But, you know,  this whole insurance thing affects that. It affects if condos want to get a loan too, because they have to pay interest rates as well. So it affects a lot of things beyond just the initial cost.

Miro: Joe Kent, executive vice president, Grassroot Institute of Hawaii, joining us once again this morning. I’m Johnny.

Joe, getting close to wrapping it up on the subject of taxes. What else is happening at the Legislature when it comes to tax hikes or tax cuts? Is it good news or bad news?

Kent: Yeah, well, it’s good news, thankfully.

Miro: Yes, all right.

Kent: Except for the one I just mentioned.

But there are three tax cuts of a sort that are going through. You’ve got SB1035, which would exempt private medical and dental practices from the general exercise tax for Medicaid, Medicare, or TRICARE.

That might sound familiar to regular listeners because last year that bill was moving through, and then it died. And we were so surprised that it rose back to life at the very end of session this year. They plucked the bill from last year and they put it into a hearing, and so it’s moving forward and that would be a good thing because there’s so many doctors in Hawaii who are closing their doors. I’m talking about private practice doctors who are paying more just to stand business than they’re actually bringing in.

And that’s partly because they’ve got this 4% tax that they have to pay that the nonprofit doctors, like at Kaiser, don’t have to pay. And so there’s kind of a disparity there.

So we hope that this bill goes through, this tax cut.

Then there’s another one that would peg inflation to, excuse me, that would peg the income tax brackets to inflation. That’s HB2404. I mean, it’s just amazing. If you have lived in Hawaii for the last 30 years and just kept up with inflation you’d think your tax would be the same but it’s not.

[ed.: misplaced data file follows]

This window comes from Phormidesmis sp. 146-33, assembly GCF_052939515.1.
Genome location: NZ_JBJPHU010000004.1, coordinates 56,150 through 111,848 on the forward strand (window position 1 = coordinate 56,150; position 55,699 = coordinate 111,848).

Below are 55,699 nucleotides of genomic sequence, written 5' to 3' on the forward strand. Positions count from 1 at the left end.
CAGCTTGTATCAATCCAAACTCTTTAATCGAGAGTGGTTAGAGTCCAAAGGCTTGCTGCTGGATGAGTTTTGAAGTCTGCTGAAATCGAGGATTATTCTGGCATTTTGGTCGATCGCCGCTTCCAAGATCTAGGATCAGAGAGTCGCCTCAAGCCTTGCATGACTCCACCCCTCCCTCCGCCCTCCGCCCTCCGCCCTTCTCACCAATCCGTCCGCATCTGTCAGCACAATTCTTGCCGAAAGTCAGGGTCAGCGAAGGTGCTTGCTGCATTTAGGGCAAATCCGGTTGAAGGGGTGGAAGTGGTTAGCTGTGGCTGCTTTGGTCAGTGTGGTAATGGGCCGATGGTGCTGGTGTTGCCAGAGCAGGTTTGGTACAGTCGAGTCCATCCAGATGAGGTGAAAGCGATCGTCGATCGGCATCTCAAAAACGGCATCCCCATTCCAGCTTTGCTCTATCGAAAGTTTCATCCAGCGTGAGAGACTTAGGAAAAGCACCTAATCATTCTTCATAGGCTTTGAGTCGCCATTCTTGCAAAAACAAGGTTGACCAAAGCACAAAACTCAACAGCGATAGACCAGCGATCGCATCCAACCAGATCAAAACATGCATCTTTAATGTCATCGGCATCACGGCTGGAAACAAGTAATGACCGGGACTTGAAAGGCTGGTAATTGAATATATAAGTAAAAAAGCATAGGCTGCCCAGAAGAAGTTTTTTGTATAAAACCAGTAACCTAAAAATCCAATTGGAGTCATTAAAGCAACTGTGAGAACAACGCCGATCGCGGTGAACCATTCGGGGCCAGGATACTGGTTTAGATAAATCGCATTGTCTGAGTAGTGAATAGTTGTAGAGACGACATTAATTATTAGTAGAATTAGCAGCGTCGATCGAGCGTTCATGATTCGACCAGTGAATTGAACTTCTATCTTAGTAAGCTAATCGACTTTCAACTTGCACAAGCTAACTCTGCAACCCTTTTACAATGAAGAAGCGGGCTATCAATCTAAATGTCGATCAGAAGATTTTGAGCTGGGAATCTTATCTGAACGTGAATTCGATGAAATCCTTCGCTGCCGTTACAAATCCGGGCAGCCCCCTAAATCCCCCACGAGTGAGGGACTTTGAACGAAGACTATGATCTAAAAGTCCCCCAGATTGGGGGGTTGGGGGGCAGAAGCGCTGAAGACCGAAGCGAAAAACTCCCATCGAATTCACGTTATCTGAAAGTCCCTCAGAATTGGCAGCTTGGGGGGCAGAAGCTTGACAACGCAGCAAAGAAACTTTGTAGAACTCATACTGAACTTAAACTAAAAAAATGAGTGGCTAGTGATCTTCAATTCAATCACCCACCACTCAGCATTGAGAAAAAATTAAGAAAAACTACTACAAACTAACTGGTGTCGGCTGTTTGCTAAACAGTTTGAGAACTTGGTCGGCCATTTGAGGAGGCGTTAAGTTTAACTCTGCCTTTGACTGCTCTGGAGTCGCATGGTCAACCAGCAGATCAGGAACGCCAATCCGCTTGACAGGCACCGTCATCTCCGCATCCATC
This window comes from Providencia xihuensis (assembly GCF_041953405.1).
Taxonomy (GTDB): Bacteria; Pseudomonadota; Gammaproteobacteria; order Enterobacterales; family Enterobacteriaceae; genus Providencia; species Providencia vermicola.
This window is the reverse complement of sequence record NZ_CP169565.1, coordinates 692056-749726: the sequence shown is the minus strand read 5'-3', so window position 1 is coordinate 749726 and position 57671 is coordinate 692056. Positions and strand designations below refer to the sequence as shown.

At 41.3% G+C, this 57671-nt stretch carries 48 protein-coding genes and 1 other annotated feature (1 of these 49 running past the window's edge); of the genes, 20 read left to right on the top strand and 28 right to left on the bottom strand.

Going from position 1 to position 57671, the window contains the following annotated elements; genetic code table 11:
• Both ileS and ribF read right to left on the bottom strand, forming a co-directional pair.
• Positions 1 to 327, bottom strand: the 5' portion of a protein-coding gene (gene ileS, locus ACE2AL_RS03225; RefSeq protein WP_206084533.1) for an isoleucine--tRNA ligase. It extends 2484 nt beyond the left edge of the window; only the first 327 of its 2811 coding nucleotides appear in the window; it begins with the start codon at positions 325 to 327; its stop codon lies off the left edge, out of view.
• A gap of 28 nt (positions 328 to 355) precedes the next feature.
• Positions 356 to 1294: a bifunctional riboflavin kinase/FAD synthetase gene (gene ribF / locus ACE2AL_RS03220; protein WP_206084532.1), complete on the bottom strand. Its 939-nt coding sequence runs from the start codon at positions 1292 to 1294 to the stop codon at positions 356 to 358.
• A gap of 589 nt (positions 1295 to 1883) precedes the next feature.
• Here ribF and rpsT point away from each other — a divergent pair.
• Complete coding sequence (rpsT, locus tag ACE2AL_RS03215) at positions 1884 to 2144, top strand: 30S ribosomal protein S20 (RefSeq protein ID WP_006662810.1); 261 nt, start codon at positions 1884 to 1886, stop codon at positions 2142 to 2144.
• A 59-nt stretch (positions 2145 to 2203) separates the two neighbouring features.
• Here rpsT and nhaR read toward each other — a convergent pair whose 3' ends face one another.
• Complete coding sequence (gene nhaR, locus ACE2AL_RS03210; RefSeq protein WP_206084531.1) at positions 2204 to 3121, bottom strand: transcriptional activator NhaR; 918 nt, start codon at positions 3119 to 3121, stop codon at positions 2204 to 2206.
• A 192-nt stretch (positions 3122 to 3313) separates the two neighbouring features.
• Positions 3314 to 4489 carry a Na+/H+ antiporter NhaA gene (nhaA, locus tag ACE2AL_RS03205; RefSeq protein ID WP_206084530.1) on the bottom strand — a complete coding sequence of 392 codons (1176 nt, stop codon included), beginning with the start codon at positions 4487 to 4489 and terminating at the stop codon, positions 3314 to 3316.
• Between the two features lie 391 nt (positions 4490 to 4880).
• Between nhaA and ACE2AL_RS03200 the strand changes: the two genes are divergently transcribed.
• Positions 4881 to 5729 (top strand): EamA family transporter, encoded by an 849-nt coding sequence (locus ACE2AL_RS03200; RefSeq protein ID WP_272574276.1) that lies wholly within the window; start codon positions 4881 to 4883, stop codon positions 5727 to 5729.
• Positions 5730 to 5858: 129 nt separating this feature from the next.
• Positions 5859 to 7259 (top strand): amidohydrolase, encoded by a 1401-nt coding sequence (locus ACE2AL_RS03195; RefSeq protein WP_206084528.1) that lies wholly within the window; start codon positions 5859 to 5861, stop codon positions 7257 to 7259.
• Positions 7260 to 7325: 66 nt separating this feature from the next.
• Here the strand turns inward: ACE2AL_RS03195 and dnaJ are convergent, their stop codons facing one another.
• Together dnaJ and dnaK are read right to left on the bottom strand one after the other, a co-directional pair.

Your tax actually — you have, without you wanting to be, you’ve been pushed into higher and higher tax brackets just because of inflation. Why don’t we peg the tax code to inflation so that you don’t do that? So that’s what that bill does and it’d be a good idea.

And then finally, SB3289 would basically tweak the state’s estate tax, also known as the death tax, so that local families could more easily keep their businesses.

I mean, right now, if you have a mom and pop shop that’s trying to pass the business down to their kid, well, now the kid has to pay this giant estate tax, let’s say 15 to 20%. And so maybe the kid would look at it and say, “I don’t want to pay that. I don’t have that money.”

And they, and so that business would be turned around and sold to some national conglomerate or something.

So this bill would help keep local businesses in local hands. And it would also send a good signal to business that, you know, we want to be friendly to our businesses here.

And so those three bills are moving forward steadily. And that’s a good thing.

Miro: Yeah, that does sound very encouraging to go out on a note when we’re talking about taxes. Tax cuts! Hopefully that indeed is the case. A lot of information and learned a lot today about the potential SB3234 passing, and it could raise insurance especially for condominiums up substantially. We’ll see about that.

Joe, once again great talking to you and we’ll be letting people know where they can go to get all your great work and from the rest of the staff as well as yourself.

Kent: Oh sure, so if you want to find out more about the work we do it’s at grassrootinstitute.org. We’re a non-profit, non-partisan think tank that does the research that is too difficult for a lot of people to do, especially with busy lives and so on. So break it down for you there at grassrootinstitute.org.

Miro: Appreciate it, and have yourself a great rest of your Sunday and we’ll talk to you again real soon, Joe.

Kent: OK, thanks so much, Johnny.

Miro: You’re welcome.

---30---

GRIH: Proposed tax hike could further destabilize insurance market